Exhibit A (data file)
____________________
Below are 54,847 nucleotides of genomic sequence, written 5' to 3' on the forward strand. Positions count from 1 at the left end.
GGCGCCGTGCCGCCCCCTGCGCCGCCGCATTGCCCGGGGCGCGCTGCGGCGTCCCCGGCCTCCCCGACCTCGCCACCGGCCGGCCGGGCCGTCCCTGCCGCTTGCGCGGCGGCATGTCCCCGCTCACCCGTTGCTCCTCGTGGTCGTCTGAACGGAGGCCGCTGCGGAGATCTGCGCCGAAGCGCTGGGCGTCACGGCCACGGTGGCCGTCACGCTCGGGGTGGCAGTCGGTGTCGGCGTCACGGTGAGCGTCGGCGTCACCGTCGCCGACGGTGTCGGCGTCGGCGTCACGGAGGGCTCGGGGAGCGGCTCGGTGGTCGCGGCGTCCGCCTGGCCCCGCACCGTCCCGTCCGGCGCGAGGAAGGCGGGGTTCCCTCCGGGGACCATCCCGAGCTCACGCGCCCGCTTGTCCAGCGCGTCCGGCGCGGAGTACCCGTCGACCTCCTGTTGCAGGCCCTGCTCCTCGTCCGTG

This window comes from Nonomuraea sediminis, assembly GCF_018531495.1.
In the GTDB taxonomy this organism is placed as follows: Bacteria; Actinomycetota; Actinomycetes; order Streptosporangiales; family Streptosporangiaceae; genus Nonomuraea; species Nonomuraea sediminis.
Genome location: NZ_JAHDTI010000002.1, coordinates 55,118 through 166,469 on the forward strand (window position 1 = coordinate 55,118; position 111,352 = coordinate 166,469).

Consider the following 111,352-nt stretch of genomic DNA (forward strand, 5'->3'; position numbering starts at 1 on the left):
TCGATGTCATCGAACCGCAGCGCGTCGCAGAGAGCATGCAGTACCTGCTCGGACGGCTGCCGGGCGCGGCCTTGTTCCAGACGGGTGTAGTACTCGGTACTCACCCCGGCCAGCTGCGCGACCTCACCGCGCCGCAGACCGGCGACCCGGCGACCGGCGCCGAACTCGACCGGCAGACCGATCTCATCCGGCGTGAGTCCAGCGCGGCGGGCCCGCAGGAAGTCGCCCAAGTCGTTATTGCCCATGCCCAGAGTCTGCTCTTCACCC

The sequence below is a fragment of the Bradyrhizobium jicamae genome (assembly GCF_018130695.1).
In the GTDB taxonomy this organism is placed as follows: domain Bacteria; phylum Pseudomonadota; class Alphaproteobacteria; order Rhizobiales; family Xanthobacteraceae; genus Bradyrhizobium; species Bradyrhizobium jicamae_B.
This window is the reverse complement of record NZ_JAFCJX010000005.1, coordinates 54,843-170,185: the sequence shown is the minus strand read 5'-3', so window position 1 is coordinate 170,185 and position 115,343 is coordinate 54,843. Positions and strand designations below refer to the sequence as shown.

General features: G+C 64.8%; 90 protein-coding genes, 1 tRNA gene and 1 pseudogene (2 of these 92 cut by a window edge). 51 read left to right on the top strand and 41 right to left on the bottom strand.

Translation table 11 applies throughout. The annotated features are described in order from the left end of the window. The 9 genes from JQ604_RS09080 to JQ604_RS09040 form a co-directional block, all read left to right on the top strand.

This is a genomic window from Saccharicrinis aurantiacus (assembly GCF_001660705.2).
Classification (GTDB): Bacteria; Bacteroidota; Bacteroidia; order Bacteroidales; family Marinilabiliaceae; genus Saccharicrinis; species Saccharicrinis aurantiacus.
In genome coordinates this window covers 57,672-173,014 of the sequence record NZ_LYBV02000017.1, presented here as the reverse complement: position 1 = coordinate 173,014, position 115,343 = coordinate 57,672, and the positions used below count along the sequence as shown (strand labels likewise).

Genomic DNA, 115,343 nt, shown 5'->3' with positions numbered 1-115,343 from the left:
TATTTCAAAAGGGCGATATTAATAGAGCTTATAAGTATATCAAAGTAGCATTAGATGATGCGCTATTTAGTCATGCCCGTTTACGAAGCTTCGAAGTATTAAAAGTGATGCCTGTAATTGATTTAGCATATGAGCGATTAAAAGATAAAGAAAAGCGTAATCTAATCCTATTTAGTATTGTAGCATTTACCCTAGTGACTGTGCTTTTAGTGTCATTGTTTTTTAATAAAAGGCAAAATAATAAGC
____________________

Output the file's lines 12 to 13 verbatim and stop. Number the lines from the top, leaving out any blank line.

Translation table 11 applies throughout. The annotated features are described in order from the left end of the window. The 9 genes from JQ604_RS09080 to JQ604_RS09040 form a co-directional block, all read left to right on the top strand.

This is a genomic window from Saccharicrinis aurantiacus (assembly GCF_001660705.2).